This may take awhile, as young adults must either wait for vacancies or take the leftovers when territory owners, a/k/a residents, divvy up existing ranges.

Unlike lions, these mountain cats don’t defend a territory unto death or launch a takeover. With them, it’s a much more flexible arrangement that’s affected by seasonal changes, prey numbers, hunting pressure from humans, and other factors.

Such an approach to territory does indeed reduce the likelihood of fights, as well as ensure that numbers of mountain lions will never exceed the local prey base.

However, it’s biased against the young and so is probably a major reason why subadult mountain lions are such long-distance travelers. They need to find territory somewhere in order to reproduce.

Once they’ve got it, residents scrape the ground and build little mound at strategic points in their territory, usually depositing some feces or urine at the same time to mark it.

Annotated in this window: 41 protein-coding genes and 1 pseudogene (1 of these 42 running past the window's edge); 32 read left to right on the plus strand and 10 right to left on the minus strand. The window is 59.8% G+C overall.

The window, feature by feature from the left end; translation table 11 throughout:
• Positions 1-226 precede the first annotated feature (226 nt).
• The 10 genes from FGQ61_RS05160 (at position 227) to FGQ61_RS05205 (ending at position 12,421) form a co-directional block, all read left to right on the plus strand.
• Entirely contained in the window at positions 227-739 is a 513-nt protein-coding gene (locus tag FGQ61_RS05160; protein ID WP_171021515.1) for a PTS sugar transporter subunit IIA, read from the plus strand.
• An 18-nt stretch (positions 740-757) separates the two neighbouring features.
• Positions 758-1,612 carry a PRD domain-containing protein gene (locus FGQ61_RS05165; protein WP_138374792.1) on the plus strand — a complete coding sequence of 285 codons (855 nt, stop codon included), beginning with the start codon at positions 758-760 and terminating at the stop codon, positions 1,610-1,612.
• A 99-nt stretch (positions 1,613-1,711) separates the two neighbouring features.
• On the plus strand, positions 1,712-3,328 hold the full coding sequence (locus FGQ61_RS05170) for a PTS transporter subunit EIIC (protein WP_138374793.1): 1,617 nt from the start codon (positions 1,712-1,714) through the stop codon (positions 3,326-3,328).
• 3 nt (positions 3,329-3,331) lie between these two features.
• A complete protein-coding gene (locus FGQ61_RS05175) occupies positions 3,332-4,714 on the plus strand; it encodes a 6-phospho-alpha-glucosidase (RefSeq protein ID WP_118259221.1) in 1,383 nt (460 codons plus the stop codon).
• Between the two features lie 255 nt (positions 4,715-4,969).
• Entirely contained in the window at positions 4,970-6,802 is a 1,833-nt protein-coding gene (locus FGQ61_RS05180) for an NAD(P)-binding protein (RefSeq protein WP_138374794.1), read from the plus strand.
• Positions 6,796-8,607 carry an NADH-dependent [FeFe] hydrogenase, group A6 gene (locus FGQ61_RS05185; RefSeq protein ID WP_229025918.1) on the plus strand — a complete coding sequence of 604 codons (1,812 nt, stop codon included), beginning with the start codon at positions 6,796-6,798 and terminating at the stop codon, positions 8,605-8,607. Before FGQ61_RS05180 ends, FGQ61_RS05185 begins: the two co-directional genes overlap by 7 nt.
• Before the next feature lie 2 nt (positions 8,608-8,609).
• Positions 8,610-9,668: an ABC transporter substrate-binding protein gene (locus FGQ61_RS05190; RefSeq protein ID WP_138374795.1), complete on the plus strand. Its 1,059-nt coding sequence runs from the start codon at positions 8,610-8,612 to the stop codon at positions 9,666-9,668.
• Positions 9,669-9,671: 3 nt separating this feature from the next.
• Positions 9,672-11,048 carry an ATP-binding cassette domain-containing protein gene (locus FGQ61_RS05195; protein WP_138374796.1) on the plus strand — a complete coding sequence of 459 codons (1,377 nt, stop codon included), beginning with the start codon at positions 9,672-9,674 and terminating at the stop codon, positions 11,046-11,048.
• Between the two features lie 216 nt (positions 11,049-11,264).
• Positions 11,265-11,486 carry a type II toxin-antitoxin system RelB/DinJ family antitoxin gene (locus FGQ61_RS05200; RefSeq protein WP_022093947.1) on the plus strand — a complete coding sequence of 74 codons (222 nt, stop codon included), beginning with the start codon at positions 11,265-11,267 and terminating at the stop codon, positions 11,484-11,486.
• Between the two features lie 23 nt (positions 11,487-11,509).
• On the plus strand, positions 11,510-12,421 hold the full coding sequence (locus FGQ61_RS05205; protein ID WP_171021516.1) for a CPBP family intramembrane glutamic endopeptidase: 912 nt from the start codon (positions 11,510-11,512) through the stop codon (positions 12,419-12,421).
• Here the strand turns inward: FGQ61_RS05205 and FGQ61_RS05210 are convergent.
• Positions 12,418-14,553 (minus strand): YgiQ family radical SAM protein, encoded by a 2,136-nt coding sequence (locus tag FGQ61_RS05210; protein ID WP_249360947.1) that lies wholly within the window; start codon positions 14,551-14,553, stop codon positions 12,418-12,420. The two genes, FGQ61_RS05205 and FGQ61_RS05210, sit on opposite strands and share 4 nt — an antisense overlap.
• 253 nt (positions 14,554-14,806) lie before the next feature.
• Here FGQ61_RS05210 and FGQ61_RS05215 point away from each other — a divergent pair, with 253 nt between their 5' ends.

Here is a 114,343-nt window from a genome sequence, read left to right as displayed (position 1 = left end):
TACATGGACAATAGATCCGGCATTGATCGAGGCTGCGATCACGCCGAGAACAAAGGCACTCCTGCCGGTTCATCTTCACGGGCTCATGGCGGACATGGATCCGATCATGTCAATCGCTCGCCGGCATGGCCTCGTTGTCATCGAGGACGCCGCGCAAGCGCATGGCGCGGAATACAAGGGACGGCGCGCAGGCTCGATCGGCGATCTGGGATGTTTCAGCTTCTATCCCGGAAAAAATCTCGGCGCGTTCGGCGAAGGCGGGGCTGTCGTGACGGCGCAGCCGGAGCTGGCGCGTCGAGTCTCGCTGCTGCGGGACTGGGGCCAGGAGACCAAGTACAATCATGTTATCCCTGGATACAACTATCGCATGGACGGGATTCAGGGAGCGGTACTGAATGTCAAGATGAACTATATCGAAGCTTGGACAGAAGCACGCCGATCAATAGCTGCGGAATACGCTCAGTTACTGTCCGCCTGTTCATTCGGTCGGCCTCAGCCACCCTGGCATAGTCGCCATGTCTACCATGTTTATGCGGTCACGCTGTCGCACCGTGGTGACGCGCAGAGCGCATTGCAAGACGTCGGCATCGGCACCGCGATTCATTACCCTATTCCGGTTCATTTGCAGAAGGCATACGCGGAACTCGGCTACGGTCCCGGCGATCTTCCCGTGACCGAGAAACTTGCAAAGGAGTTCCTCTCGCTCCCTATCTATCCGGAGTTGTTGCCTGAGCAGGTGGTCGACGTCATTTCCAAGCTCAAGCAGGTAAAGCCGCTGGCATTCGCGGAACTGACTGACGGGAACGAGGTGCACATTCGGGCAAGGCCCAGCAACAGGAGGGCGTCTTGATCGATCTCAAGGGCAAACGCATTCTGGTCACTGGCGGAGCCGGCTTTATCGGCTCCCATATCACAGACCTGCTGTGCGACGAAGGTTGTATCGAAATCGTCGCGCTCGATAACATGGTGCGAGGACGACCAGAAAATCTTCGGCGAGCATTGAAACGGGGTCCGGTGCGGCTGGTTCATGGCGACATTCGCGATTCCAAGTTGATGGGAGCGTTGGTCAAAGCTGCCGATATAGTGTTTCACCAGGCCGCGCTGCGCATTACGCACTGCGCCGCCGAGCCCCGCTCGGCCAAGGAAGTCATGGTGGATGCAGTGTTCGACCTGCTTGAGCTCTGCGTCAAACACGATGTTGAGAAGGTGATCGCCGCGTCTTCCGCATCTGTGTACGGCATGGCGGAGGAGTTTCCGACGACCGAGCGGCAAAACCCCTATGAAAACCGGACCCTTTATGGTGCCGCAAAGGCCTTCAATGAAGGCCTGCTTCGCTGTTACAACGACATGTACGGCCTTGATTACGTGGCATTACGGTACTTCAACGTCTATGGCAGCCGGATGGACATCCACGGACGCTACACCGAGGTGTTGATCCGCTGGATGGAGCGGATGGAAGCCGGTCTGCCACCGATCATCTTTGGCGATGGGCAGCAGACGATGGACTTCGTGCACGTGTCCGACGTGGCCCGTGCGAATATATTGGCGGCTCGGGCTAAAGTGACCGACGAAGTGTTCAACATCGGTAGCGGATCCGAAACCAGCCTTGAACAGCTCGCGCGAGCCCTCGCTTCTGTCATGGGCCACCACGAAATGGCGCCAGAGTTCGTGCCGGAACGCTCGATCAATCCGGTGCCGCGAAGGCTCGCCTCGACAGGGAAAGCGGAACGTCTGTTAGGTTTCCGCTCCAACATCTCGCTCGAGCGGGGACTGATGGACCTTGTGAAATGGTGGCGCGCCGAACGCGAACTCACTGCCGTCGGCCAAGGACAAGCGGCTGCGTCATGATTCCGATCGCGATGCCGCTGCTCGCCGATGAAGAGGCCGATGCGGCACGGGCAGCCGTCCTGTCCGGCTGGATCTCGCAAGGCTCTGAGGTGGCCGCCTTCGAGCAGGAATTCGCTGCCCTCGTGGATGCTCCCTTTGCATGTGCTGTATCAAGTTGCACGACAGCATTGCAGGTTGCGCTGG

Unlike most cats, mountain lions don’t spray urine, but they do rub against things to make another scent mark.


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This female puma near Santa Monica is cheek-rubbing scent onto one of the local “social media” sites. (Image: National Park Service, CC BY 2.0)


Estrus in a resident female lasts one to two weeks. In a stable mountain lion population, she accepts one male during this time and the pair travels together.

This species doesn’t have a breeding season but generally tends to give birth during the warmer months of whichever hemisphere, north or south, Mom is living in.

Pregnancy lasts about 90 days, and litter size typically is 3 kittens. Each newborn weighs about a pound and its eyes remain closed for 9 to 14 days after birth.

The fat content of both lion and mountain lion milk is much higher than in any other cat — no one knows why. (Ewer)

By age 2 months, a youngster weighs 8 to 10 pounds and is ready to be weaned, but it will still need Mom for many more months.

This is why adult females only breed every other year. At any given time, about three-quarters of the female mountain lions out there are supporting kittens or subadults as well as themselves. (New Mexico Department of Game and Fish)